American College of Physicians: Internal Medicine — Doctors for Adults ®


ACP Internal Medicine 2011 News for 4-9-11

Internal Medicine 2011 News reports breaking news and events live each day from Internal Medicine 2011 and the American College of Physicians.


  • Evaluating knee injuries in the ‘weekend warrior’
  • Ethics committee brings medical dilemmas to life
  • Systematic approach makes diagnosis, follow-up of depression manageable
  • Health care workers should get vaccinated alongside their patients

Breaking news

  • Reformed Medicaid program must put coordinated care at forefront of efforts
  • ACP honors outstanding chapter activities with John Tooker Evergreen Awards

For attendees

  • Two sessions canceled
  • Take Internal Medicine 2011 back to your practice
  • ACP Annual Business Meeting to be held Saturday in Room 17


Evaluating knee injuries in the ‘weekend warrior’

At a session on “Evaluation of the Weekend Warrior” Friday morning, C. David Geier Jr., MD, assistant professor of orthopedic surgery at the Medical University of South Carolina, had a message for his audience of internists. “What I do isn’t rocket science,” he said. “The surgeries are very technical, but as far as workup, it’s not that hard.”

Knee injuries are the most common type of sports-related injury, Dr. Geier said. In young adults, knee injuries are typically ligament tears and patellofemoral pain syndrome, while older adults more often have degenerative meniscal tears and osteoarthritis.

Along with patient age, the way an injury occurred can give physicians a clue as to its type. Patients with a knee injury due to collision or contact sports generally have fractures or ligament injuries. Jumping sports most often lead to tendinitis, while repetitive sports, like running, cause overuse syndromes. It’s also important to determine what activities or motions reproduce the symptoms, such as twisting motions, ascending or descending stairs, or sitting for a long time.

Dr. Geier recommended internists ask four important questions any time they see patients with knee pain:

  1. Is the knee swollen? If swelling is visible, that’s never normal and requires a thorough workup.
  2. Does the knee buckle or give way? If so, that may indicate a torn anterior cruciate ligament (ACL) or quadriceps weakness.
  3. Does the knee lock or catch? A knee that gets stuck in a certain position can indicate a meniscal tear.
  4. Does it hurt to go up or down stairs? That indicates a patellofemoral source for the pain.

ACL injuries might be commonly associated with pro football players, but Dr. Geier said they’re actually two to eight times more common in female athletes. They generally result from a twisting injury when the foot is planted, and the injured person usually feels or hears a popping sound. The knee swells immediately, can’t easily bear weight, and gives way with turning or cutting maneuvers, and the person is unable to keep playing.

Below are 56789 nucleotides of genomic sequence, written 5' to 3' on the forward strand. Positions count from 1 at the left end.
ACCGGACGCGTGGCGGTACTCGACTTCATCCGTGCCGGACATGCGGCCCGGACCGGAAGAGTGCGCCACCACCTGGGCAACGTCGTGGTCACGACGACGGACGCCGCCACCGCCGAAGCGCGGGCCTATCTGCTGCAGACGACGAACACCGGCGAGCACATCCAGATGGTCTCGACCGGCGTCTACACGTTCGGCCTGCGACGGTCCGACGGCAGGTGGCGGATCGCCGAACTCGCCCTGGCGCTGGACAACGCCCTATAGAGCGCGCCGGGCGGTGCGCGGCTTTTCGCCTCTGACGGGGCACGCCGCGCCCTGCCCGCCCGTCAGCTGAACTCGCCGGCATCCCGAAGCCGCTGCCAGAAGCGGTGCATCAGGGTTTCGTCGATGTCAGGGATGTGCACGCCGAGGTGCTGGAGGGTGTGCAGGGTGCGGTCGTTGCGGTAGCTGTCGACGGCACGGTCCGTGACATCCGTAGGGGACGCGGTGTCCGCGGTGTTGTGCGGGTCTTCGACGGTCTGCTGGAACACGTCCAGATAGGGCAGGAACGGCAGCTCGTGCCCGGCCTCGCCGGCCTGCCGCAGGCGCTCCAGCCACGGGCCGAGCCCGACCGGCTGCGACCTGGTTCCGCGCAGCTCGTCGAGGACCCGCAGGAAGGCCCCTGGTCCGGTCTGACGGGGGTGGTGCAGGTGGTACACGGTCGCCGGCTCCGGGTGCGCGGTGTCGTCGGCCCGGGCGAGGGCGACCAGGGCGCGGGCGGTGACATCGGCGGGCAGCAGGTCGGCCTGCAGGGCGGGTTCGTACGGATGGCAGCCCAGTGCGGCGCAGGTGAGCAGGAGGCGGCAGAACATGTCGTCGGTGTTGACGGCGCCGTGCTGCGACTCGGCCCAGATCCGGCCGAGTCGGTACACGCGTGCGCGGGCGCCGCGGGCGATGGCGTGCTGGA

The treatment for ACL tears is almost always surgical, Dr. Geier said. But injuries to the medial collateral ligament, which often result from contact, almost always heal on their own with the use of a brace or immobilizer. Patellofemoral pain and iliotibial band syndrome, the latter of which is common in runners, also respond to nonsurgical treatment, such as physical therapy, home exercises and stretching.

Acute meniscal tears, which are due to a twisting injury and present with localized pain and locking or catching, generally don’t heal well without surgery. “Nonoperative treatment is unfortunately somewhat abysmal,” Dr. Geier said, because the injury doesn’t heal and the symptoms don’t improve. However, for a degenerative meniscal tear associated with arthritis, surgery isn’t usually a viable option if the arthritis is the actual source of the pain.

This is one reason why Dr. Geier cautions against proceeding directly to an MRI for knee injuries. MRIs can show the meniscal tear but not the associated arthritis, so patients who get just an MRI will expect surgery to cure them when it won’t. But while an X-ray should never be skipped for knee injury, Dr. Geier stressed, “a non-weight-bearing AP lateral X-ray—which, sorry, all of you guys do—is not terribly helpful either.”

It’s important to get weight-bearing views that involve flexion, he noted, and to X-ray both knees so you can tell the difference side-to-side.

Dr. Geier’s routine X-ray sequence for a right knee includes a standing AP, a lateral right knee, a standing bilateral AP in 45-degree flexion on one cassette, and bilateral Merchant views on one cassette.

Dr. Geier also reviewed a list of physical exam techniques that can help pinpoint the cause of a knee injury. Presence of an effusion can be determined by appearance, the milking maneuver, or the ballotable patella sign. There’s usually no effusion with arthritis, Dr. Geier said.

Range of motion should also be assessed, keeping in mind what’s normal for the patient. Lack of full extension or pain with full flexion indicates a problem. To test for joint line tenderness, flex the knee to 90 degrees and assess it medially and laterally for pain. “You will hit the spot and be right on it if it’s a meniscal tear,” Dr. Geier said.

Lachman’s test, the pivot shift maneuver and the anterior drawer test are used to test for injury to the ACL, while the posterior drawer test is the best test for injury to the posterior cruciate ligament. The varus/valgus stress test evaluates the integrity of the collateral ligaments. The McMurray test is used to look for meniscal tears, and with patellofemoral pain it’s important to assess crepitus, tracking and apprehension.

Dr. Geier acknowledged that this list of tests might seem daunting to a general internist. “It’s like me doing a heart exam,” he said. “But the flip side of that is, it doesn’t take that much practice. You do it for a couple weeks, and I promise, you’ll get to where you can diagnose this stuff about 80% to 90% of the time.”